In this blog post, Yasmine Djerbal, educational developer at the Centre for Teaching and Learning, narrates her experience working with Roots&Wings youth and shares her perspective on how community organization can offer a fresh vision of a different type of future
The pandemic has been challenging for everyone, and we know that children have been affected in unique ways. It might take us years to truly unravel and understand the impact isolation and online learning has had on their development, socialization, and more. In my work with Roots & Wings—a community organization that offers space for girls, trans, Two-Spirit, and gender non-conforming youth of colour between the ages of 8 and 14 to learn about social justice—we have seen in small and big ways how strong and tenacious the youth have been in the face of frequent changes, loss of time with friends and family, loss of relationships, and community.
Through a collaborative project with the City of Kingston entitled “Arts all around”, Roots & Wings organized a series of workshops that attempted to unpack the question “where do we go from here?”, and the ways we can imagine a different type of future together; not one that goes back to the way things were in the past, but different. This project has been particularly interesting for us to think about ways the youth have been dealing with their own experiences of the pandemic, and how they themselves envision how we best move through the next few months and years.
With the help of curriculum developers such as Clarissa de Leon (EDUC), Sreya Roy (GNDS), Aishah Cadre (MPA), Essi Amegbeto (DEVS), and Sanaz Biglou (BIO) and other current Queen’s students and alumni, we talked about three main concepts: belonging, responsibility, and collaboration. Starting with our first workshop, we asked the youth where they felt like they belonged, and how we could create more inclusive spaces in which everyone could feel like they belong. Our second workshop centered the Haudenosaunee Seventh Generation Principle, which taught us that the decisions we make today should result in a sustainable world seven generations into the future. This workshop worked to consider individual and collective responsibilities to our present and future relations, to the land, the waters, human and non-human relationships, and the kind of world we want to leave behind. And finally, in our third workshop, we talked about collaboration, and what steps we can take collectively to create those better futures, as we all have a role to play and a responsibility to do better. Our conversations culminated in a collective art-piece (see below), assembled by local artist Kayla MacLean, with drawings the youth created thinking about the future they want to live in.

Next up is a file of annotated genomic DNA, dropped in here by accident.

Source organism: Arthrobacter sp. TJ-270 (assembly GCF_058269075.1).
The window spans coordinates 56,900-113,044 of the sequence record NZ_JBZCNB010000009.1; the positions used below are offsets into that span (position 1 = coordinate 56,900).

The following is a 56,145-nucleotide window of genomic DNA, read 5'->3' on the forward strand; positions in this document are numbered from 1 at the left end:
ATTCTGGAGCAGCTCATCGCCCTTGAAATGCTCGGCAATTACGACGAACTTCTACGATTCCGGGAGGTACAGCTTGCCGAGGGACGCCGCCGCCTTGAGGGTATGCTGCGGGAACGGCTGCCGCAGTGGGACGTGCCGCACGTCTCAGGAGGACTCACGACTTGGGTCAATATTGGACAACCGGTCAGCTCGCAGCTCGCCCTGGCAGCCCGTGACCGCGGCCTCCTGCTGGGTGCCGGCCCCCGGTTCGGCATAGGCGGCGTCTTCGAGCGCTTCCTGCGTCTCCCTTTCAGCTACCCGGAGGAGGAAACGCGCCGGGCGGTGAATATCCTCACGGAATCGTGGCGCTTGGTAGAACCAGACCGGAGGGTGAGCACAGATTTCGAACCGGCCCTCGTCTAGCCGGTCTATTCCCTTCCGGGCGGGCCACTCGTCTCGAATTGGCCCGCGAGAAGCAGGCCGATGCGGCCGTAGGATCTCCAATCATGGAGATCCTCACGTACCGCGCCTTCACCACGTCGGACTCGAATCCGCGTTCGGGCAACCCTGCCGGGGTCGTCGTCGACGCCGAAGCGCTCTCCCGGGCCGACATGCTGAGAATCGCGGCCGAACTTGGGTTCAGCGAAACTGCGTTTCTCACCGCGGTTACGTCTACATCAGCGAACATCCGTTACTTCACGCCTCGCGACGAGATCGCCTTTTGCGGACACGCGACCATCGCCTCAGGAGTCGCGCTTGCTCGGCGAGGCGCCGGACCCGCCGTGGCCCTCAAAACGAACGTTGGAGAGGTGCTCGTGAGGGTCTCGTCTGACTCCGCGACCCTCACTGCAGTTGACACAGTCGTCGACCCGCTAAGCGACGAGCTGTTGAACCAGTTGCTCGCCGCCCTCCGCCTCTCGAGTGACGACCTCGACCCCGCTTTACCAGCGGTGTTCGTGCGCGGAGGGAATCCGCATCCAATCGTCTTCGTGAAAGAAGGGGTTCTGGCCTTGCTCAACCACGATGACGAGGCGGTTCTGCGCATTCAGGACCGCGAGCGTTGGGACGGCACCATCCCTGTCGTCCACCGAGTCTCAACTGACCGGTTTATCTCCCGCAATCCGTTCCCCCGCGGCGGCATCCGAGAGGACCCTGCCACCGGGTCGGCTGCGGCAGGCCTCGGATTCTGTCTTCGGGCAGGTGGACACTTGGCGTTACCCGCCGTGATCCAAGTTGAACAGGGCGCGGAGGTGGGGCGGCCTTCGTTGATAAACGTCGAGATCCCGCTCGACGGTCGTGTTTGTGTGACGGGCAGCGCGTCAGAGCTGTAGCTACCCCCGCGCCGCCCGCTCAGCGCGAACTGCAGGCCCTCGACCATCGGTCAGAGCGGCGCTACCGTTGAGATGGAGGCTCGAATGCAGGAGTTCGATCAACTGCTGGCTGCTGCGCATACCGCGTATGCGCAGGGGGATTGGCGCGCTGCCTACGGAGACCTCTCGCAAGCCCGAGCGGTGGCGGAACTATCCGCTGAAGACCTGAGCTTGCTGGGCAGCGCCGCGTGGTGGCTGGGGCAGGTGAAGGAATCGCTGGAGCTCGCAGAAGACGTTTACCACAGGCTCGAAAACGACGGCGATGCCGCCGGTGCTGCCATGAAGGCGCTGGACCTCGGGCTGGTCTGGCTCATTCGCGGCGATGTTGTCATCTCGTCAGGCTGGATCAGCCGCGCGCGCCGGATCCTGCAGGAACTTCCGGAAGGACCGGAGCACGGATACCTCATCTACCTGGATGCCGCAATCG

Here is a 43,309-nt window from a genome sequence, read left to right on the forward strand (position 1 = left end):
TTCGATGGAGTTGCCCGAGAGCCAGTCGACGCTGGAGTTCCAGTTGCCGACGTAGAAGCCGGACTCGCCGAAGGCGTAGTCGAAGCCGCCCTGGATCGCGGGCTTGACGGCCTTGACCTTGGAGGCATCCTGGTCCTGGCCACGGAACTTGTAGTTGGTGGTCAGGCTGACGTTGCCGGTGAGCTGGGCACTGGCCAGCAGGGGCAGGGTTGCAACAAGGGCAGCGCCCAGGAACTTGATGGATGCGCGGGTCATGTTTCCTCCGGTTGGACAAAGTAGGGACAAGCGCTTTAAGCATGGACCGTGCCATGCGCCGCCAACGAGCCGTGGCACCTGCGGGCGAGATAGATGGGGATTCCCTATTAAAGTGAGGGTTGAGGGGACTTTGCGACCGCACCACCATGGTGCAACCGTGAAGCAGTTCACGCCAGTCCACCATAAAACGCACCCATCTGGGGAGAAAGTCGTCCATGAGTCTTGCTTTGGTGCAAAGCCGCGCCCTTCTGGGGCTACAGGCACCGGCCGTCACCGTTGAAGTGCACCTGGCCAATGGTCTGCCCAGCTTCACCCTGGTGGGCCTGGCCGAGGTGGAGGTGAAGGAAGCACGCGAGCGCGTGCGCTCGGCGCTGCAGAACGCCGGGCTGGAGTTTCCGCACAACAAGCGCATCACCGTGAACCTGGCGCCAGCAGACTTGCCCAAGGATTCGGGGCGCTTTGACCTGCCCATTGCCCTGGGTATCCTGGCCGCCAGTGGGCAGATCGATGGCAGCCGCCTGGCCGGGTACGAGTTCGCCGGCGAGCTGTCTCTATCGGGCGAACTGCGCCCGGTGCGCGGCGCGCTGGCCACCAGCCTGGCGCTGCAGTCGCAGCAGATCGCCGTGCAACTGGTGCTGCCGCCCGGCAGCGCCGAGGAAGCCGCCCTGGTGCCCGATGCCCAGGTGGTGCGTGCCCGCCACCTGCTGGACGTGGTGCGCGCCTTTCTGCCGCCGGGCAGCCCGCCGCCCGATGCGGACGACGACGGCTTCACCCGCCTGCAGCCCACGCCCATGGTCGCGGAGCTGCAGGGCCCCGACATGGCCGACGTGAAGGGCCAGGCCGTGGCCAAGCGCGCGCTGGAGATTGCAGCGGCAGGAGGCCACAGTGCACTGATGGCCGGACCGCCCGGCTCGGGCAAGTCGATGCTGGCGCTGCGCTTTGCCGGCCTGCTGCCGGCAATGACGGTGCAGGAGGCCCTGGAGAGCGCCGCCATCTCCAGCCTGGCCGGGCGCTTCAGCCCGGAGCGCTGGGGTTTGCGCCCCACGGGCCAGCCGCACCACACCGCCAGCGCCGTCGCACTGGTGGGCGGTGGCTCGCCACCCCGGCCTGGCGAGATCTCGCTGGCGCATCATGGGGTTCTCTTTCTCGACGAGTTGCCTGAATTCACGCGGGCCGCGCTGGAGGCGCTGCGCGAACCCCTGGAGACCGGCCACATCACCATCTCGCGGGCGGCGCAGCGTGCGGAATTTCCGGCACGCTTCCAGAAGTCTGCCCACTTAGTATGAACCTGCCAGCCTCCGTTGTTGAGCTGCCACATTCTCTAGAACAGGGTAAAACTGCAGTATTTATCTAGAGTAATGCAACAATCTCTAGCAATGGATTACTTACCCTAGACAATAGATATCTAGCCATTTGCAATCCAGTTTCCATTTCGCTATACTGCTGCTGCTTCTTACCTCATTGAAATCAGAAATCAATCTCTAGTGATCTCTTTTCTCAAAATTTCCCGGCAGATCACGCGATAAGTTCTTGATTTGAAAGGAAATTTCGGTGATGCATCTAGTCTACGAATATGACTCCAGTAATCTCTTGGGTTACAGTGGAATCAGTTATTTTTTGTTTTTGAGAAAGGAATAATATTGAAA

The conversations and reflections that stemmed from our workshops have been incredibly enriching and inspiring. As a collective, myself and other Roots & Wings members often pause in wonder of our youth, their astute observations, pointed critiques, and beautiful radical imaginaries. As I reflect on the question posed here, “how do I envision the future”, I think about the youth we come in conversation with, and the worlds they have imagined for themselves. I believe that no matter what, we are in good hands! I envision a world in which our youth, at Roots & Wings and beyond, continue to dream liberatory futures, in which we can live responsively and collaboratively with each other, and feel like we all belong to a world without borders, without walls, and in kinship and relationship with each other.
Yasmine Djerbal is an Educational Developer in anti-racism and inclusion at the Centre for Teaching & Learning at Queen’s. She holds an MA in Gender Studies and a PhD in Cultural Studies from Queen’s and remains involved in research and teaching, where her interests lie in Islamophobia studies, critical race studies, immigration, citizenship law, and gender studies. Her work with Roots & Wings wouldn’t have been possible without the support of many people and groups across the community, but in particular, the Jean Royce Fellowship, award made annually to women graduates of Queen’s University for a year of study and research or to pursue an endeavour that contributes to the advancement of knowledge, contributes to society or allows creative expression.